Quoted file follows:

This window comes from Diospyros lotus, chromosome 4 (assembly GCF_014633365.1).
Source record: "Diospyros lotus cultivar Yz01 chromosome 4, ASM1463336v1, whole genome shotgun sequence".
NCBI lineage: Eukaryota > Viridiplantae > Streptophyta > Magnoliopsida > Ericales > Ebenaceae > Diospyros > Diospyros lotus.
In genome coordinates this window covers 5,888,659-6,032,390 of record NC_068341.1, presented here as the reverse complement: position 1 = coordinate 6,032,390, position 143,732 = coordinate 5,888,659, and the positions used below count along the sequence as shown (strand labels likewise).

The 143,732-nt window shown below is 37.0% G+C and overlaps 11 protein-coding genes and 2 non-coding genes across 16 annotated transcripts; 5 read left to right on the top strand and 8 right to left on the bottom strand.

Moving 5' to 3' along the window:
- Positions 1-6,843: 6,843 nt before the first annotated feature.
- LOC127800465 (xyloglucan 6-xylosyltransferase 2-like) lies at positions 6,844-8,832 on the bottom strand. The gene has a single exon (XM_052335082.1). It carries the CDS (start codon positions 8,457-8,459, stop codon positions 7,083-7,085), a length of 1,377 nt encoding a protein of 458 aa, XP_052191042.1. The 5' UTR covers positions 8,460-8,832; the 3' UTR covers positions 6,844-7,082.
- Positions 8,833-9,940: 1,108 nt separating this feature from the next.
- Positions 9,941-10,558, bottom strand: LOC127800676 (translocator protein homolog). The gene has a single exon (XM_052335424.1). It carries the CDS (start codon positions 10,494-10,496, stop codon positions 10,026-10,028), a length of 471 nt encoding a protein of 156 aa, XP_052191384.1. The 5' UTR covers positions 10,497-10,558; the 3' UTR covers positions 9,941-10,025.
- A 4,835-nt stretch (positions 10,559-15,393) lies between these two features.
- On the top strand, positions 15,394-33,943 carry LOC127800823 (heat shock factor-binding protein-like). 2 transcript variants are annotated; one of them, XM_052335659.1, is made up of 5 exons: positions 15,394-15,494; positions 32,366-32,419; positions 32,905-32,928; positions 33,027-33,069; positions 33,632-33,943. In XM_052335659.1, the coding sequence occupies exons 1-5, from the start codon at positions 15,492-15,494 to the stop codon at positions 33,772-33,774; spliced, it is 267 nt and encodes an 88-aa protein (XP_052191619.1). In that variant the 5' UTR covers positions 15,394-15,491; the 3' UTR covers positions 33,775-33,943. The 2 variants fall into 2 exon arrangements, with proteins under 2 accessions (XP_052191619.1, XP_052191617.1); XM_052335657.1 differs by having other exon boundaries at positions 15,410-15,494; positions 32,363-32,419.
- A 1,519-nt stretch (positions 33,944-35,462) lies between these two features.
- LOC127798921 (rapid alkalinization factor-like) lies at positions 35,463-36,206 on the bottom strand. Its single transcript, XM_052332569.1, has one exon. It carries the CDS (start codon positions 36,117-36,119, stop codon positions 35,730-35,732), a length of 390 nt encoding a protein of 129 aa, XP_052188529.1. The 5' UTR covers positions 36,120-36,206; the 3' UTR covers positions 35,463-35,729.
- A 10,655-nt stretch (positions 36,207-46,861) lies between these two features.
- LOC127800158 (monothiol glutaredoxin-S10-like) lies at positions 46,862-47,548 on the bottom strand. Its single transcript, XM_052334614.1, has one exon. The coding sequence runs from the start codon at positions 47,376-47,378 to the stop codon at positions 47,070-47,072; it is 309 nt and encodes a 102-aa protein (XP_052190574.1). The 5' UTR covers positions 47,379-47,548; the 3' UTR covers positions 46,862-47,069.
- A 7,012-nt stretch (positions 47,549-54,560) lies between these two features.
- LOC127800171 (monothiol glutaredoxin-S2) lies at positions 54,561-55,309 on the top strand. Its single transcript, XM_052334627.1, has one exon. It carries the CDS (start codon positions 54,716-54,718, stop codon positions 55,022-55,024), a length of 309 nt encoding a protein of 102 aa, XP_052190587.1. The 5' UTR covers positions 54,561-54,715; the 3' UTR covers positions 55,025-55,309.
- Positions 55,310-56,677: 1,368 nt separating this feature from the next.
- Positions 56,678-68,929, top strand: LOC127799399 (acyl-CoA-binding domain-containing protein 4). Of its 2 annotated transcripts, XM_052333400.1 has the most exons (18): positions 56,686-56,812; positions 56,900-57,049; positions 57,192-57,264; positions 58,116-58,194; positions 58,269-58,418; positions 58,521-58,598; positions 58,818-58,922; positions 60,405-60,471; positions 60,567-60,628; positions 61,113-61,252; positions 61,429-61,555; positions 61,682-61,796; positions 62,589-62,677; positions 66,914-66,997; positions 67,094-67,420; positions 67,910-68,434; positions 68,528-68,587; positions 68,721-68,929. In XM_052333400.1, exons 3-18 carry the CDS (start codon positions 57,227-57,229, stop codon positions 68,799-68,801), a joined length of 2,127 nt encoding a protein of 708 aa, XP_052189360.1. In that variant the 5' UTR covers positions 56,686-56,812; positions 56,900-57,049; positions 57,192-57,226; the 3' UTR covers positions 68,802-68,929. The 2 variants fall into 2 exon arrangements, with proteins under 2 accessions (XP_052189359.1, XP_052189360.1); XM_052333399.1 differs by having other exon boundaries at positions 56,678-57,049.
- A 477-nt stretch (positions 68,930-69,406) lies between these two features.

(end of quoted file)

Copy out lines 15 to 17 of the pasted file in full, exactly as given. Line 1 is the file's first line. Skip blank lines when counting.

- A 10,655-nt stretch (positions 36,207-46,861) lies between these two features.
- LOC127800158 (monothiol glutaredoxin-S10-like) lies at positions 46,862-47,548 on the bottom strand. Its single transcript, XM_052334614.1, has one exon. The coding sequence runs from the start codon at positions 47,376-47,378 to the stop codon at positions 47,070-47,072; it is 309 nt and encodes a 102-aa protein (XP_052190574.1). The 5' UTR covers positions 47,379-47,548; the 3' UTR covers positions 46,862-47,069.
- A 7,012-nt stretch (positions 47,549-54,560) lies between these two features.